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 1 
 on: July 21, 2018, 06:36:42 AM 
Started by COBrien - Last post by Jefe
Welcome, Chase! The anodizing shop should do any surface prep work but some raw receivers need more work than others. For example, I used a Nodak Spud receiver and it needed to have some casting flashing sanded off. If you're going to have the receivers engraved you might want to do that before they are machined into "firearms" so any engraving shop can do the work and not just a shop with a license to do so. The same goes for the anodizing. If it is machined into a lower receiver the shop will need a license to work on firearms. Cause government.

Thanks for the warm welcome, Jefe!

As far as the FFL restrictions, I've already considered that. Fortunately, both my local jeweler/engraver/gun pusher and the local anodizing shop are FFLs. Having said that, though, I think I'll go ahead and have any engraving and anodizing done before any work is completed on the lower.

If your guys can do the work after machining then definitely do that. You don't want to put money into engraving and then have the possibility of screwing up the lower, especially on your first one(s). And ideally anodizing should be done after machining so the parts you drill/mill will be anodized and dyed too.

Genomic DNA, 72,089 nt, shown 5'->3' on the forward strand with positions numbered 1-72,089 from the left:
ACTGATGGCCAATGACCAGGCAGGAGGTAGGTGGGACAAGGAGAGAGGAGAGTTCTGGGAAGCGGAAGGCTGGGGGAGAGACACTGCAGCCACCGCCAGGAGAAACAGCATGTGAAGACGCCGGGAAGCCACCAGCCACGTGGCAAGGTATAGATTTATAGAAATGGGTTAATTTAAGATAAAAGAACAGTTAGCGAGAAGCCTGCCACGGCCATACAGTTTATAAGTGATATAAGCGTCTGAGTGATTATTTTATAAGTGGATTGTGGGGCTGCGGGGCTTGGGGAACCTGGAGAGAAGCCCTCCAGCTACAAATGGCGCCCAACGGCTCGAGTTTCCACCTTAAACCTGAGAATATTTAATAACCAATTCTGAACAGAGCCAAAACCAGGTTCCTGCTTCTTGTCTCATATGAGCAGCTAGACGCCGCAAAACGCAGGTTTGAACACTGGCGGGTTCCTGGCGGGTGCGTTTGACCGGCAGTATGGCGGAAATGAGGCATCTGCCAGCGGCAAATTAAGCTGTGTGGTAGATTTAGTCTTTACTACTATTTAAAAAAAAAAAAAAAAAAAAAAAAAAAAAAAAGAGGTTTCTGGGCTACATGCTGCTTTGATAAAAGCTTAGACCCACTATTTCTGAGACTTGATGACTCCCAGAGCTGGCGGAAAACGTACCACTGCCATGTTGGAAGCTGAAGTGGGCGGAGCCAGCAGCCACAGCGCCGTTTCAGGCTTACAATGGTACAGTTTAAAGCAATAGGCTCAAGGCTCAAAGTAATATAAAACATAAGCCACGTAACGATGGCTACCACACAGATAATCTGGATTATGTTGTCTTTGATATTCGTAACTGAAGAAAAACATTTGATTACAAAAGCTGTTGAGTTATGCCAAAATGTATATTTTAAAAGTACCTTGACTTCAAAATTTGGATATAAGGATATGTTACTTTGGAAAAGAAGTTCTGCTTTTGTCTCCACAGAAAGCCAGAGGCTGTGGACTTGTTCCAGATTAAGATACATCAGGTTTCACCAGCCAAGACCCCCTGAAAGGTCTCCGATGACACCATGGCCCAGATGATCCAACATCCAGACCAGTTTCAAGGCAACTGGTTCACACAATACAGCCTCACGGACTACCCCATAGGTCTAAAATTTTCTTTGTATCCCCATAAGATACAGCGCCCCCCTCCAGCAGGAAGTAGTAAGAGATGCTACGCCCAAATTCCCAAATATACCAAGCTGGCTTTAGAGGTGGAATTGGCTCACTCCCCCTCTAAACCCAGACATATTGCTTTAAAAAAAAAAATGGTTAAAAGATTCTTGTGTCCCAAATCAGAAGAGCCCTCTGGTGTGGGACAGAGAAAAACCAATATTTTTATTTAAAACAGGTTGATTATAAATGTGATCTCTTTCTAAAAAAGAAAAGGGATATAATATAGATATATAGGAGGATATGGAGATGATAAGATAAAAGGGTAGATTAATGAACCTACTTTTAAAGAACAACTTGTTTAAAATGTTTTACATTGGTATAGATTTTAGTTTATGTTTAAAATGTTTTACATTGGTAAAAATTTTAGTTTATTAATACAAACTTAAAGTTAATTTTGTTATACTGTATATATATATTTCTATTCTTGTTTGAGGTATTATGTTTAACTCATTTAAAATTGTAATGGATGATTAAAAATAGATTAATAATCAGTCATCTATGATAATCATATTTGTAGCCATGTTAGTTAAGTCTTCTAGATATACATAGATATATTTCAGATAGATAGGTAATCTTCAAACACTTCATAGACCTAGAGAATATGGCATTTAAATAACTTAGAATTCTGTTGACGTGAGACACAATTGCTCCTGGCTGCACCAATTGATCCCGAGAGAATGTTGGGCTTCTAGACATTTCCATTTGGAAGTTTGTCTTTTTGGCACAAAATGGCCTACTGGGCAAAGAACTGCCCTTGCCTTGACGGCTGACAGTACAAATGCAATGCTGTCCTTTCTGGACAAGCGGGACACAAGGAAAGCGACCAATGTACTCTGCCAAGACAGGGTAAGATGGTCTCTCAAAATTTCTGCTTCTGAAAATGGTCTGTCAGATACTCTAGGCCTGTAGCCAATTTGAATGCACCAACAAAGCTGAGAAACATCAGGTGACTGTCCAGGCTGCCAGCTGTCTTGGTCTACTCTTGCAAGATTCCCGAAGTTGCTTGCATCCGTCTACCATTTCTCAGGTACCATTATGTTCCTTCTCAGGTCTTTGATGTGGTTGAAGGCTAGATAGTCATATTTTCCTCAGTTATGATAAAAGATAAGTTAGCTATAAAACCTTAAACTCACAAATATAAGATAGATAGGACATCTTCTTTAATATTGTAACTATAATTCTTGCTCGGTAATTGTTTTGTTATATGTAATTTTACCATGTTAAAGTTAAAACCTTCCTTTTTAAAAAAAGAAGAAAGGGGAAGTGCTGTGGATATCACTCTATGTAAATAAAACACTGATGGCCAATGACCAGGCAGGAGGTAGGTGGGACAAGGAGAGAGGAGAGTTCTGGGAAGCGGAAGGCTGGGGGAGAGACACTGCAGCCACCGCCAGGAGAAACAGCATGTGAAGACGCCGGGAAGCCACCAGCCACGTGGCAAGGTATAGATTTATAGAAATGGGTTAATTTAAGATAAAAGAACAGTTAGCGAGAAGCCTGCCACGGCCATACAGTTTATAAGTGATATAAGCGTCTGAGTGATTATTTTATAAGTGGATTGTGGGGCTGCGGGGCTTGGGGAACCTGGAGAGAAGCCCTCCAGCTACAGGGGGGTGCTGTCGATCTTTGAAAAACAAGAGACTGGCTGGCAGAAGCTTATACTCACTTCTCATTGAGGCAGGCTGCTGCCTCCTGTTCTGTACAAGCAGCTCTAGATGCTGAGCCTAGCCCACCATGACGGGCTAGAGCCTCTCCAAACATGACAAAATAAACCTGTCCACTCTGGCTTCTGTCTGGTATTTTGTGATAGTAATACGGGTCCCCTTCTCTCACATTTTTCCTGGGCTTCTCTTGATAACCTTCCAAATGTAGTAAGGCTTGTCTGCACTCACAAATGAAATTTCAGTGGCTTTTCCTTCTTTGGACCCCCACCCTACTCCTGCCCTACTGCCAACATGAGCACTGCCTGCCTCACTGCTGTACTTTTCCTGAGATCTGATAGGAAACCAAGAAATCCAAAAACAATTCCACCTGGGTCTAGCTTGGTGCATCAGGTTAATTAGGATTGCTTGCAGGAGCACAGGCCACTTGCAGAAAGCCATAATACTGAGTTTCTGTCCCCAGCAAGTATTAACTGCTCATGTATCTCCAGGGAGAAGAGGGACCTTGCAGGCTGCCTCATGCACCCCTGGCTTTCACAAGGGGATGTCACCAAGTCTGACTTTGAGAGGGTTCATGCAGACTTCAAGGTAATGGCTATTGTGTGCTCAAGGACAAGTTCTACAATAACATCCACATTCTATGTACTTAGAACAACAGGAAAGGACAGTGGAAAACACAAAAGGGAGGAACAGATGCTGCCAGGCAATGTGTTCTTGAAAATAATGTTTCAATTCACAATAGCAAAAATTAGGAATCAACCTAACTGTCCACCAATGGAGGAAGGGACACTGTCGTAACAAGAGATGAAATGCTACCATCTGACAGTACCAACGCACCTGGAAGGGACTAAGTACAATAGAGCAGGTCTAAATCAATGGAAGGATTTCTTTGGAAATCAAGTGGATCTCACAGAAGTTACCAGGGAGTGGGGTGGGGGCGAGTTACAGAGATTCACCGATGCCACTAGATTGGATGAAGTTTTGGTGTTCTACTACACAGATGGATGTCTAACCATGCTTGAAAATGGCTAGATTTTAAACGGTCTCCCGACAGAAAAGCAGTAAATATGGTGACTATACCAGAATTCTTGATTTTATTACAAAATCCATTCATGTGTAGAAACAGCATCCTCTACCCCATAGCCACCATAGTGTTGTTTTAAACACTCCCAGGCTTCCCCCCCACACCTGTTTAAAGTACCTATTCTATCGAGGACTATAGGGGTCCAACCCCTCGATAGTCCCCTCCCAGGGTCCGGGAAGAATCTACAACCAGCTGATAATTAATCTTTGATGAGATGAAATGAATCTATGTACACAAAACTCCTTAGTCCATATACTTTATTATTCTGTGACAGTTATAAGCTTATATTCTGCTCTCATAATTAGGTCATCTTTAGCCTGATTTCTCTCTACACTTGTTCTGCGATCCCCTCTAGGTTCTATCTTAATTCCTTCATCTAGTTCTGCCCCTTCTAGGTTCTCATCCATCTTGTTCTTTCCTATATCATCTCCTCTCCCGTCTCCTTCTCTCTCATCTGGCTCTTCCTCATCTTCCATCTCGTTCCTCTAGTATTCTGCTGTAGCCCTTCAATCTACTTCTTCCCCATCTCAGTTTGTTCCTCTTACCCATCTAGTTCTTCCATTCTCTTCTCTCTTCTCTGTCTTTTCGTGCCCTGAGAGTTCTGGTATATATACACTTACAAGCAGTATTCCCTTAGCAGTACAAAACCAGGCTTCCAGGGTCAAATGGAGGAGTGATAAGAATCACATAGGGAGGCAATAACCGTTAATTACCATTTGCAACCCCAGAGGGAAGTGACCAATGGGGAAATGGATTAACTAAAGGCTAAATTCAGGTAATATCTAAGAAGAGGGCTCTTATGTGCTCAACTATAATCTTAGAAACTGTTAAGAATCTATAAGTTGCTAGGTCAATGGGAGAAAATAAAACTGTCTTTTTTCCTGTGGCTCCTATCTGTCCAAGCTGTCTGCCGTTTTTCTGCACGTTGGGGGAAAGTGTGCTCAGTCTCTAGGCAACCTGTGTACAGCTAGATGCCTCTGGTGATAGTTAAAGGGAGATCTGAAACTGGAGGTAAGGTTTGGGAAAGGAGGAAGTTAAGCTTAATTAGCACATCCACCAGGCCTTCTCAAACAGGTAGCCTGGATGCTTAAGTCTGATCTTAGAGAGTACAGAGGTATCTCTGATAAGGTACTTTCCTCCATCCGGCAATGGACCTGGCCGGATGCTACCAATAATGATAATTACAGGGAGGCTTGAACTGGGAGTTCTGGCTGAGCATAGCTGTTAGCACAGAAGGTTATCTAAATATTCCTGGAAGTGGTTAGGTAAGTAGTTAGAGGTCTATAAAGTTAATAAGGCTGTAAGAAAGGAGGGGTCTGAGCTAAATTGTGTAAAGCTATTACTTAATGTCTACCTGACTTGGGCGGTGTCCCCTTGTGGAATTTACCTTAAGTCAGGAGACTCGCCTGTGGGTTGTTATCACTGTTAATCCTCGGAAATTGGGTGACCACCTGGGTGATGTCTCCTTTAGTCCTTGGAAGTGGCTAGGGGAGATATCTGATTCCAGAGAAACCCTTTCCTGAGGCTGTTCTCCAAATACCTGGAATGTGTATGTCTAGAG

2 
 on: July 20, 2018, 10:53:32 AM 
Started by FirstTimeForEverything - Last post by FirstTimeForEverything
Quote from: COBrien

Do you have a link to the reamers you bought/used? That actually sounds like a better plan than a plain ol' drill bit anyway.


Well you are still going to need to have a drill press. When I drilled out the hole i had to align the drill with the hole making sure it was in the center since it will be smaller than the hole on the jig plate. Then drilling it and if you can find reamers that are the same length as your drill you can just switch them and ream right through. But reamers are tipicaly longer. I'm actually a tool grinder so I made my own reamers. There are a couple of websites that you can get reamers from. Most places sell them in sets though.
 
Hope this helps.


 3 
 on: July 20, 2018, 09:16:49 AM 
Started by FirstTimeForEverything - Last post by COBrien
I did not have the drill stabilizer. My buddy has it and it still feels looser than I would like. I recommend that if you do use the hand drill set your jig on the ground and get as sturdy as possible. The side without the detent hole worked OK but didn't have a good finish but would work. I ended up getting some reamers and thats how I will do the rest of mine.

Do you have a link to the reamers you bought/used? That actually sounds like a better plan than a plain ol' drill bit anyway.

 4 
 on: July 20, 2018, 09:15:09 AM 
Started by COBrien - Last post by COBrien